Today is my little sister’s birthday.
I am seven years older than her. Despite this, we are great friends. She is mature and wise for her years, I am not. When my parents used to go away and leave us to look after ourselves (sometimes for whole days at a time), they used to leave her the money to mind and dole out as appropriate.
She hasn’t lived in Ireland since she was 22 (10 years ago, since you ask) and for a lot of that time, I’ve lived abroad as well. She has lived in England, Germany, China, India and the US. I have lived in Ireland and Belgium. She’s a bit of an overachiever my sister. So we haven’t seen much of each other though she has made Trojan efforts to visit us, even travelling from India for long weekends (if the words carbon footprint escape your lips, may you spontaneously combust). And we are always on the phone.
On Monday, my sister moved home to Ireland. I am so glad that she is back that I am surprised. I had no idea that I was so sorry she was away.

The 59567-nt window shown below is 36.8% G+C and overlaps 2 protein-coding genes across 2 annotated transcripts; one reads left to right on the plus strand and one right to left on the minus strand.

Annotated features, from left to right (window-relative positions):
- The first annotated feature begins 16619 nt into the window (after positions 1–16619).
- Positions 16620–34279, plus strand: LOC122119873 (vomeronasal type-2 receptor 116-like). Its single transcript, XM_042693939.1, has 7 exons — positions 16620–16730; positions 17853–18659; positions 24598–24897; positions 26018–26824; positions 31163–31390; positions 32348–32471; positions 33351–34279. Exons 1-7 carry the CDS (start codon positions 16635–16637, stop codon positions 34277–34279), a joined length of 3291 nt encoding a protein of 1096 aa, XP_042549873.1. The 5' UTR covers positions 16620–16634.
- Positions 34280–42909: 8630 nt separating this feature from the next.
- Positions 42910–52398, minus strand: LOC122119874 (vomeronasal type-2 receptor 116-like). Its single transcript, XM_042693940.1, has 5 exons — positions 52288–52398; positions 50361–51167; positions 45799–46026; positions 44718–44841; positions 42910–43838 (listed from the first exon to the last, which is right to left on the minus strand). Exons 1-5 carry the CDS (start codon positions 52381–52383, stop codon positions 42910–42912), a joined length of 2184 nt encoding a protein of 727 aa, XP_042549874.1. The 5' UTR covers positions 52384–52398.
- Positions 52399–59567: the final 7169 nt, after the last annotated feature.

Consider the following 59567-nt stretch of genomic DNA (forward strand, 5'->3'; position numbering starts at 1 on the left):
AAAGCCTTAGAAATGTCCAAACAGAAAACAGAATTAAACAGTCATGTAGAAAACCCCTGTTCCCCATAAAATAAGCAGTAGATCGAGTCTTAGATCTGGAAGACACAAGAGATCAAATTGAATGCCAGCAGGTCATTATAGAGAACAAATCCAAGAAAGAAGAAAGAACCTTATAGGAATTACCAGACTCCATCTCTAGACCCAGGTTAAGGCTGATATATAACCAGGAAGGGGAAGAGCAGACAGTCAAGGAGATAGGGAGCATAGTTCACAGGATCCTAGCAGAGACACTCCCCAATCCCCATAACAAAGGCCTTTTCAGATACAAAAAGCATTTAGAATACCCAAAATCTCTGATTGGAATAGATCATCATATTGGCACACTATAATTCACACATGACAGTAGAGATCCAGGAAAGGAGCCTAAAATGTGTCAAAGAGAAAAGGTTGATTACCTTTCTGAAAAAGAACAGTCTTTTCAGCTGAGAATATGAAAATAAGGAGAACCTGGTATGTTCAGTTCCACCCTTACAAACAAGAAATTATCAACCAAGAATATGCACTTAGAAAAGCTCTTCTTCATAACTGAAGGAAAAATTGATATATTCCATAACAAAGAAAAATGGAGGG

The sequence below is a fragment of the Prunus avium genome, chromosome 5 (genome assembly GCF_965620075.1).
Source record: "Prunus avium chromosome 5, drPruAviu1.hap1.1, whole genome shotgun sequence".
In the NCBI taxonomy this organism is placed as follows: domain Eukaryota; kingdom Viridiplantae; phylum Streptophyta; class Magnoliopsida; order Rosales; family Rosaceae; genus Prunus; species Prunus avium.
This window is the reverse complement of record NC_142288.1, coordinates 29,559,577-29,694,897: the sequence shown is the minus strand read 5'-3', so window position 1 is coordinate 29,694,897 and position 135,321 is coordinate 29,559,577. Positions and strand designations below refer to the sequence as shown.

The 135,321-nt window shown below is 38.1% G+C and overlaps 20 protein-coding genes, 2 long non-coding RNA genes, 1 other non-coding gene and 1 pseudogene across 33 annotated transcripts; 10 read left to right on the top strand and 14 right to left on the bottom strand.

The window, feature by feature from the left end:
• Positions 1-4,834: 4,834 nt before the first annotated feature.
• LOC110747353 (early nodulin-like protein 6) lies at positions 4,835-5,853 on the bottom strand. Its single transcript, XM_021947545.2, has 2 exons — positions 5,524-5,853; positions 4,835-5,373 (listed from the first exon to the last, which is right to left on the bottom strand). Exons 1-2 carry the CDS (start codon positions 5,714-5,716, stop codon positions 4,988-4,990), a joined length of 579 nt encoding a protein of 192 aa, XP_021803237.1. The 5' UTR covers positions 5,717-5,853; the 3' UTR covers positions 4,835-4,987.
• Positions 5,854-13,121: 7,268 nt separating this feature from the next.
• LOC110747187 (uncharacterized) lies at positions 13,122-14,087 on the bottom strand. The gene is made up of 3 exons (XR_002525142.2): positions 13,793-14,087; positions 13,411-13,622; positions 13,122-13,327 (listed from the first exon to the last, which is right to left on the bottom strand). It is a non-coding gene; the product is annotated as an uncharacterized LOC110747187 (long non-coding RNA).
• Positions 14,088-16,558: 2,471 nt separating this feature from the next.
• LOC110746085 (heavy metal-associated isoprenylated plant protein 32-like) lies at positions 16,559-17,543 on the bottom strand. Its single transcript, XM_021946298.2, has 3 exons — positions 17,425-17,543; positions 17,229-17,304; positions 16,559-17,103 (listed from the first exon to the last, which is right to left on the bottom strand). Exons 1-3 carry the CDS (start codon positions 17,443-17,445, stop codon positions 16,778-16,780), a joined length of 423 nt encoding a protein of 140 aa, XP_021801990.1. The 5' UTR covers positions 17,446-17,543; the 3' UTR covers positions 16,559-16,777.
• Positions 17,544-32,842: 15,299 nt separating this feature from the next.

I hope that she has the happiest of happy birthdays and wish to extend a fond welcome home to the returning yank.
NaBloPoMo – I is for Ishiguro and also for Irving
Yesterday, I forgot George Hagen. H is such a marvellous letter. I was a bit disappointed with “Tom Bedlam” but I really enjoyed “The Laments” which was a bit like John Irving only better. Which brings me on to John Irving. I read “The World According to Garp” in my early 20s and moved on speedily to everything else I could lay my hands on but by the time I got to “The Hotel New Hampshire” I was tired of it all and washed my hands of him. Not entirely sure that I am keen to go back in the bear filled waters, particularly when I see that his latest offering, “Until I find you” got dreadful reviews.
I have read “The Remains of the Day” a couple of times, it is cringe making and sad but very real in an odd kind of way. Ishiguro’s “Never Let Me Go” is completely unreal but in a spooky mysterious, science fiction kind of way and I absolutely loved it. I am willing to try others on the strength of it. I should say that I have a weakness for science fiction having spent my youth reading the box of it my mother had brought to her marriage and kept in the attic for her own obscure reasons. I think I read “Childhood’s End” by Arthur C. Clarke a dozen times, lots of Asimov, Poul Anderson and so on;I was bred to appreciate science fiction, it’s possible that you were not. Just a friendly warning on the Ishiguro offering.